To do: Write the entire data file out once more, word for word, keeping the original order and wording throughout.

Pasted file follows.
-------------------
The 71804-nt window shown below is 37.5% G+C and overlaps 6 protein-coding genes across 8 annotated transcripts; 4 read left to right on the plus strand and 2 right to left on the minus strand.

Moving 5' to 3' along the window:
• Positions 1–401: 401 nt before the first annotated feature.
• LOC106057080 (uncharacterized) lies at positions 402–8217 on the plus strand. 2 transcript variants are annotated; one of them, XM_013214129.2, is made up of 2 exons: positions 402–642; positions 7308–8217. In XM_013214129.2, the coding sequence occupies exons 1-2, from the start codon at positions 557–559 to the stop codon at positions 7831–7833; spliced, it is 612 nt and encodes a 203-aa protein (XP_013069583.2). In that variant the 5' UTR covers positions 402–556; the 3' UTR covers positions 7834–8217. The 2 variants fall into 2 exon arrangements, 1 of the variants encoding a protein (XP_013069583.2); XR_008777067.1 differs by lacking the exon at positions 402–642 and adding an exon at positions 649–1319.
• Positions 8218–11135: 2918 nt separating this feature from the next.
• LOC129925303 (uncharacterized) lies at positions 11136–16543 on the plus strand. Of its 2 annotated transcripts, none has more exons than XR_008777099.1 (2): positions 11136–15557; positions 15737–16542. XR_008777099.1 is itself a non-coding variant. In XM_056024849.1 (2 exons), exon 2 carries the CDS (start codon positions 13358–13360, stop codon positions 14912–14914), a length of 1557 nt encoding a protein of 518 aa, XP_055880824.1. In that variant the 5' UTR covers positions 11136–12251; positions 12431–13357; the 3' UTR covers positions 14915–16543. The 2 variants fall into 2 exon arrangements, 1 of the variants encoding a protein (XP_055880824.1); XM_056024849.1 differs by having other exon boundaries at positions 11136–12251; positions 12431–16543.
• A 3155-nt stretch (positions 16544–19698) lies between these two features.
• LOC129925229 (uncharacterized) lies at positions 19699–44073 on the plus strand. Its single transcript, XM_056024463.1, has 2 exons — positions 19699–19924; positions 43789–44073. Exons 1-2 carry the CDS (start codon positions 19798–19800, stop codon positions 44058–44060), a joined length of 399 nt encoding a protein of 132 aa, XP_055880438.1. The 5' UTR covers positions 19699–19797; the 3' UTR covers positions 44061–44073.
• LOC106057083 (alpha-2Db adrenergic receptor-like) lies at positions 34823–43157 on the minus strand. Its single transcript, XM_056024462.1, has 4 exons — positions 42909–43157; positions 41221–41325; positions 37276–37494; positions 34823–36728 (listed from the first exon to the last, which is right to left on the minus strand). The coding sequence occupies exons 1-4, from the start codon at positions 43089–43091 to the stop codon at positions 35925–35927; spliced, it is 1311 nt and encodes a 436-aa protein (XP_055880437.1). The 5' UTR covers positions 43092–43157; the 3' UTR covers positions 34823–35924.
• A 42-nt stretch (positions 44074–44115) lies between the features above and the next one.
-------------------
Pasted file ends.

The 71804-nt window shown below is 37.5% G+C and overlaps 6 protein-coding genes across 8 annotated transcripts; 4 read left to right on the plus strand and 2 right to left on the minus strand.

Moving 5' to 3' along the window:
• Positions 1–401: 401 nt before the first annotated feature.
• LOC106057080 (uncharacterized) lies at positions 402–8217 on the plus strand. 2 transcript variants are annotated; one of them, XM_013214129.2, is made up of 2 exons: positions 402–642; positions 7308–8217. In XM_013214129.2, the coding sequence occupies exons 1-2, from the start codon at positions 557–559 to the stop codon at positions 7831–7833; spliced, it is 612 nt and encodes a 203-aa protein (XP_013069583.2). In that variant the 5' UTR covers positions 402–556; the 3' UTR covers positions 7834–8217. The 2 variants fall into 2 exon arrangements, 1 of the variants encoding a protein (XP_013069583.2); XR_008777067.1 differs by lacking the exon at positions 402–642 and adding an exon at positions 649–1319.
• Positions 8218–11135: 2918 nt separating this feature from the next.
• LOC129925303 (uncharacterized) lies at positions 11136–16543 on the plus strand. Of its 2 annotated transcripts, none has more exons than XR_008777099.1 (2): positions 11136–15557; positions 15737–16542. XR_008777099.1 is itself a non-coding variant. In XM_056024849.1 (2 exons), exon 2 carries the CDS (start codon positions 13358–13360, stop codon positions 14912–14914), a length of 1557 nt encoding a protein of 518 aa, XP_055880824.1. In that variant the 5' UTR covers positions 11136–12251; positions 12431–13357; the 3' UTR covers positions 14915–16543. The 2 variants fall into 2 exon arrangements, 1 of the variants encoding a protein (XP_055880824.1); XM_056024849.1 differs by having other exon boundaries at positions 11136–12251; positions 12431–16543.
• A 3155-nt stretch (positions 16544–19698) lies between these two features.
• LOC129925229 (uncharacterized) lies at positions 19699–44073 on the plus strand. Its single transcript, XM_056024463.1, has 2 exons — positions 19699–19924; positions 43789–44073. Exons 1-2 carry the CDS (start codon positions 19798–19800, stop codon positions 44058–44060), a joined length of 399 nt encoding a protein of 132 aa, XP_055880438.1. The 5' UTR covers positions 19699–19797; the 3' UTR covers positions 44061–44073.
• LOC106057083 (alpha-2Db adrenergic receptor-like) lies at positions 34823–43157 on the minus strand. Its single transcript, XM_056024462.1, has 4 exons — positions 42909–43157; positions 41221–41325; positions 37276–37494; positions 34823–36728 (listed from the first exon to the last, which is right to left on the minus strand). The coding sequence occupies exons 1-4, from the start codon at positions 43089–43091 to the stop codon at positions 35925–35927; spliced, it is 1311 nt and encodes a 436-aa protein (XP_055880437.1). The 5' UTR covers positions 43092–43157; the 3' UTR covers positions 34823–35924.
• A 42-nt stretch (positions 44074–44115) lies between the features above and the next one.